Sometimes, this message also appears after enabling the 'create_ucode' and 'convert_ucode' volume options. Increasing maxdir-size may not solve the problem since the message is caused by the conversion of Unicode on the filer. The snapshots on the filer are locking the filesystem from changes, so temporary files are being created when non-Unicode data is being accessed. 

In this case, delete the snapshots that were created before the 'convert_ucode' and 'create_ucode' options were enabled. This allows the existing data to be converted to Unicode format without creating extra temporary data on the volume. Leave the 'convert_ucode' and 'create_ucode' options enabled. Once the 'old' snapshots are deleted, the maxdir-size  need not be increased unless there is a lot of data and files in the directory.

Which directory does maxdir-size refer to?

Maxdir-size refers to the size on disk that a directory file takes up. On the filer (as in UNIX), a directory is a much like any other file, it also has a size. The mapping between a name (or in the case of CIFS, several name variations) and an inode number is stored in that disk space.

How to identify the quantity of maxdir-size used?

The size of the directory cannot exactly be determined on Windows, but it can be inferred from the number of files and the name lengths. That is where the ~100k files number comes from for CIFS. It is about ~300k files if the directory is NFS only.

Is there a way to determine how big maxdir-size should be?

On a UNIX system, issue ls -kld on the directory in question. It will give you a size.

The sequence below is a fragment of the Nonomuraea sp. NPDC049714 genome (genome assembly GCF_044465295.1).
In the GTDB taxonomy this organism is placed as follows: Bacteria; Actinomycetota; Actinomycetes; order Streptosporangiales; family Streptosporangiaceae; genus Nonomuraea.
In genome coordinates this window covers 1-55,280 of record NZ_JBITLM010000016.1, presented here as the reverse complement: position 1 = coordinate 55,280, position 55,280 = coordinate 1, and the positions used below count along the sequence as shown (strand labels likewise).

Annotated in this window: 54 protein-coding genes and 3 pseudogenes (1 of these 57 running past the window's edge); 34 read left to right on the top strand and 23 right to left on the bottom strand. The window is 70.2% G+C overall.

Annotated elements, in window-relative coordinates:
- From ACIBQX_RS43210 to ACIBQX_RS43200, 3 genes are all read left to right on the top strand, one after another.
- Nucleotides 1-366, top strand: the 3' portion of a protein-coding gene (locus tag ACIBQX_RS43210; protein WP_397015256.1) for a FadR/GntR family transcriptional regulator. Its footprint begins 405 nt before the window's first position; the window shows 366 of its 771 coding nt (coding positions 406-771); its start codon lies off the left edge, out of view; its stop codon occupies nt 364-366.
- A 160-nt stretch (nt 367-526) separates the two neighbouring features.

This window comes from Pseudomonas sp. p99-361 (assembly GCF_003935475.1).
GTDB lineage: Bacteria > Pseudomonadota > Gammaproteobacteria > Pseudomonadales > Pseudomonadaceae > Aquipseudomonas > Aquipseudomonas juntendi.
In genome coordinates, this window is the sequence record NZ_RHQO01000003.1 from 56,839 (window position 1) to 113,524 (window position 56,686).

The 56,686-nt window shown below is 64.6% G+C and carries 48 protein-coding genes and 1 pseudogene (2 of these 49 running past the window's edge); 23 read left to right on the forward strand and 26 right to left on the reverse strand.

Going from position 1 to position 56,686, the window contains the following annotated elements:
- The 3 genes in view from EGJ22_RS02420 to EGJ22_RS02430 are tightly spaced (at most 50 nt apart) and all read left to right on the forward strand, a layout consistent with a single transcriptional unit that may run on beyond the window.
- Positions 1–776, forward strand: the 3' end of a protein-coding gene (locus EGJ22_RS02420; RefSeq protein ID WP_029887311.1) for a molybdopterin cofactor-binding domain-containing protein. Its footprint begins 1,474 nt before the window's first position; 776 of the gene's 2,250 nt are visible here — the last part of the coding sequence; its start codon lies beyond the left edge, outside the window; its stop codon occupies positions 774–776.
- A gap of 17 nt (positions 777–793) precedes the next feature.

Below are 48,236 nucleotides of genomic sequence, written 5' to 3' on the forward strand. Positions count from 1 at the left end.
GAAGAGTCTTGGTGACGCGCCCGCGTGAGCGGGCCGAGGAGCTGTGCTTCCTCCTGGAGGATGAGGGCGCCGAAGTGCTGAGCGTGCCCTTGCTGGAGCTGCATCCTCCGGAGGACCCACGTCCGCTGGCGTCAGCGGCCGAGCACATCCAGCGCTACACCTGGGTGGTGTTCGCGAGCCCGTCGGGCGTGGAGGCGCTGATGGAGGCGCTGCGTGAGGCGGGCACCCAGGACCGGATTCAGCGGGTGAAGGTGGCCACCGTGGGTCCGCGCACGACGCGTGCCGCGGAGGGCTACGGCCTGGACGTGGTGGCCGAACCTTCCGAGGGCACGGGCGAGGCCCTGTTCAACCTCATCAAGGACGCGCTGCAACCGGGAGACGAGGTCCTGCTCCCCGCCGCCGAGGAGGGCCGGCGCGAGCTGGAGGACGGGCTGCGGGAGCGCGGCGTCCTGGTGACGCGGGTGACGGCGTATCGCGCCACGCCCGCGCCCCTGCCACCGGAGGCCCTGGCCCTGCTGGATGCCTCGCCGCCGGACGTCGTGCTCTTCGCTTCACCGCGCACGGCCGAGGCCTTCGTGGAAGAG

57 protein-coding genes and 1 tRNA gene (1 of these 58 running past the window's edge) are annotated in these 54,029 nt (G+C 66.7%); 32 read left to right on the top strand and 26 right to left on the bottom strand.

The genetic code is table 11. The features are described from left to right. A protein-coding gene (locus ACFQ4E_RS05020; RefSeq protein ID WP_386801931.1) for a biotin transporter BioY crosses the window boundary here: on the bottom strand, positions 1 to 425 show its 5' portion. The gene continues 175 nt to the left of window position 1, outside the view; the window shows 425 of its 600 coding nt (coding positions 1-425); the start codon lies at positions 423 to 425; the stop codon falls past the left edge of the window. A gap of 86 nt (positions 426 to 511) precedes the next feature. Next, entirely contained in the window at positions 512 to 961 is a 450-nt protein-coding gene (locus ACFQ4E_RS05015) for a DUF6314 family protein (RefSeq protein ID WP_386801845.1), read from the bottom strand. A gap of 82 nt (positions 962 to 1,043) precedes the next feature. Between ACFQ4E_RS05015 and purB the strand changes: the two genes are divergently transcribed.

Note: We can change it to ls -ld but the output has to be divided by 1024 since -k  stands for "like --block-size=1K".

When that size hits the default values, new file creates will likely fail.  New files may continue to be created if there is a background cleanup operation running (i.e. a snap delete). Once you have hit this limit, it is recommended to increase the maxdir-size. It is important to note again that you may only increase maxdir-size, therefore the basic rule of thumb is to increase maxdir-size in 2% increments, that is, by 2% of the current value and not the system memory.

What are the performance impacts of changing the size of maxdir-size?

Performance issues are hard to quantify, but easy to state in a general sense. Lookups in a large directory consume lots of CPU. Converting a large directory from NFS only to CIFS takes lots of resources over a long period of time. An additional performance impact is that when a directory is loaded into memory, the entire directory tree is loaded. Parts of it may fall out of memory through non-use, but there is a performance impact from reading from disk and finding space in-memory for the directory to be stored.

Do files and directories located in .snapshot need to be included in the calculation?

No, files and directories located in the snapshots do not need to be included in the calculation.

Is changing maxdir-size immediate?

 Yes, you can change maxdir-size on the fly to increase the directory size when the users are connected to the filer.

If the storage system is upgraded, will maxdir-size be increased?

No. Volumes retain their created maxdir size.  To have an increased maxdir size after an upgrade, the volumes will need to be either recreated or manually modified to the appropriate maxdir size for the storage system.

If the volume is migrated from earlier releases of ONTAP, will maxdir-size be increased?

No. Earlier Data ONTAP releases used the system memory size as the base for determining the maxdir-size. Upon migration, the volumes will retain the maxdir-size can be increased as required.

Maxdirsize and FlexGroups

Not all constituent volumes in a flexgroup may encounter the maxdir-size limitation linearly (in the weighted round-robin design). The fix remains the same for the constituent volume (or volumes) encountering the limitation. Please see NetApp ONTAP FlexGroup Volumes beginning on page 27 for reference.




  • Was this article helpful?